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Electric car costs predicted to drop - but some local garages disagree

Electric car costs predicted to drop - but some local garages disagree

Wednesday 23 February 2022

Electric car costs predicted to drop - but some local garages disagree

Wednesday 23 February 2022

A respected international research group is predicting that electric vehicles could match petrol and diesel cars on price by as early as 2025. But some local businesses in the car industry told Express they doubted the prediction would come true.

Electric vehicle and hybrid electric vehicle sales in Guernsey have been steadily increasing. This trend is expected to continue. But costs are often cited as a major reason holding back even faster growth in new motoring technology.

Forecasts by BloombergNEF, a strategic research provider, predict that the falling costs of producing electric vehicle batteries and the increase in dedicated production lines will soon see electric vehicles on the market which are no more expensive and then cheaper than their petrol and diesel equivalents. 

Research showed the price of lithium-ion batteries, which power electric vehicles, dropped by 89% between 2010 and 2020 and most experts in the sector agree that they are likely to continue decreasing in price.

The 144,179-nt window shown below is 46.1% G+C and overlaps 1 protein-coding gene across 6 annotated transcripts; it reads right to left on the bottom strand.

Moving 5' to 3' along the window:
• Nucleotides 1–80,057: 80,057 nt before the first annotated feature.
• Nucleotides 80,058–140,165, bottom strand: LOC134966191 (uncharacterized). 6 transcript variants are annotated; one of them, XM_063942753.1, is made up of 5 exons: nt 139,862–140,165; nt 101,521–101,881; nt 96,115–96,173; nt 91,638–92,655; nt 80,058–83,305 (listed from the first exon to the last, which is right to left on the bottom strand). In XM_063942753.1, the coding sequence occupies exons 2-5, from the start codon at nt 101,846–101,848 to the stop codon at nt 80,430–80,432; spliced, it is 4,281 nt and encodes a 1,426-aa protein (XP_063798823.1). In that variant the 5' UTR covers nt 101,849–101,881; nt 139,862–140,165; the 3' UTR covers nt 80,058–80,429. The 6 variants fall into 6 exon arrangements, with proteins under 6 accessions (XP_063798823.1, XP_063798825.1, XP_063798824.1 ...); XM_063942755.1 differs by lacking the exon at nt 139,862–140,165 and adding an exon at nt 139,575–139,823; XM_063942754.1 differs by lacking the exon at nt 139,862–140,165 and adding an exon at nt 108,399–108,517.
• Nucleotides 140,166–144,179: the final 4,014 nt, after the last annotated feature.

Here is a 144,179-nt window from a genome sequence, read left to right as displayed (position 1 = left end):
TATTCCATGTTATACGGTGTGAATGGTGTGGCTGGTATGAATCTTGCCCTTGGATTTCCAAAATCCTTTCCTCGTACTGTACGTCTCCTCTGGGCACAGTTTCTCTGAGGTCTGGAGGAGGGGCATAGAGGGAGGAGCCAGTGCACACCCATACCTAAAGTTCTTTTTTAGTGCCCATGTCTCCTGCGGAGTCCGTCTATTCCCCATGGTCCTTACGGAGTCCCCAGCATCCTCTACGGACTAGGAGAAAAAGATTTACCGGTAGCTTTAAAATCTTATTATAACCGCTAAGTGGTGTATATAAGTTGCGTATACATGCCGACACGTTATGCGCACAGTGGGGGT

Deputy Lindsay De Sausmarez

Pictured: Deputy Lindsay De Sausmarez said the global and local trend towards electric vehicles was to be welcomed but that they were far from the most environmentally-friendly form of transport. 

Deputy Lindsay De Sausmarez, President of the Committee for the Environment & Infrastructure, said these trends were as evident in Guernsey as elsewhere.

"Electric vehicles are becoming increasingly popular for many reasons, including more competitive pricing, and that trend looks set to continue as battery technology continues to improve and the industry produces electric vehicles at greater scale, which should help to bring the cost down further," said Deputy De Sausmarez. 

She said Guernsey has seen an increase of more than 20% in electric vehicle registrations since 2016.


Pictured: Since 2016, there has been an increase of 21.59% in electric car/light vehicle registrations in Guernsey. 

"Locally, we are seeing notably more electric and hybrid vehicles registered each year," said Deputy De Sausmarez.

"Together, they made up a quarter of the total annual registrations in 2021, so the direction of travel driven by market forces is clear.

"The increased take up is not just by private individuals but also by businesses and organisations who are making the conscious decision to introduce electric vehicles into their fleets to help reduce running costs and to reduce their climate impact."

Le Mont Saint Garage owner Dave Beausire said that 30% of his sales in 2021 were fully electric vehicles and a further 37% were hybrid electric vehicles. But he said they were not yet cheaper than petrol and diesel cars.


Pictured: An electric vehicle for sale at Le Mont Saint Garage.

“It’s a myth that electric vehicles are cheaper," said Mr Beausire.

"A basic electric vehicle at the moment would be around £20,000 whereas a petrol vehicle equivalent would be around £14,000. Some electric vehicles appear to be coming down in price, but that is because more expensive models are coming on to the market all the time. It is not because electric vehicles are becoming cheaper."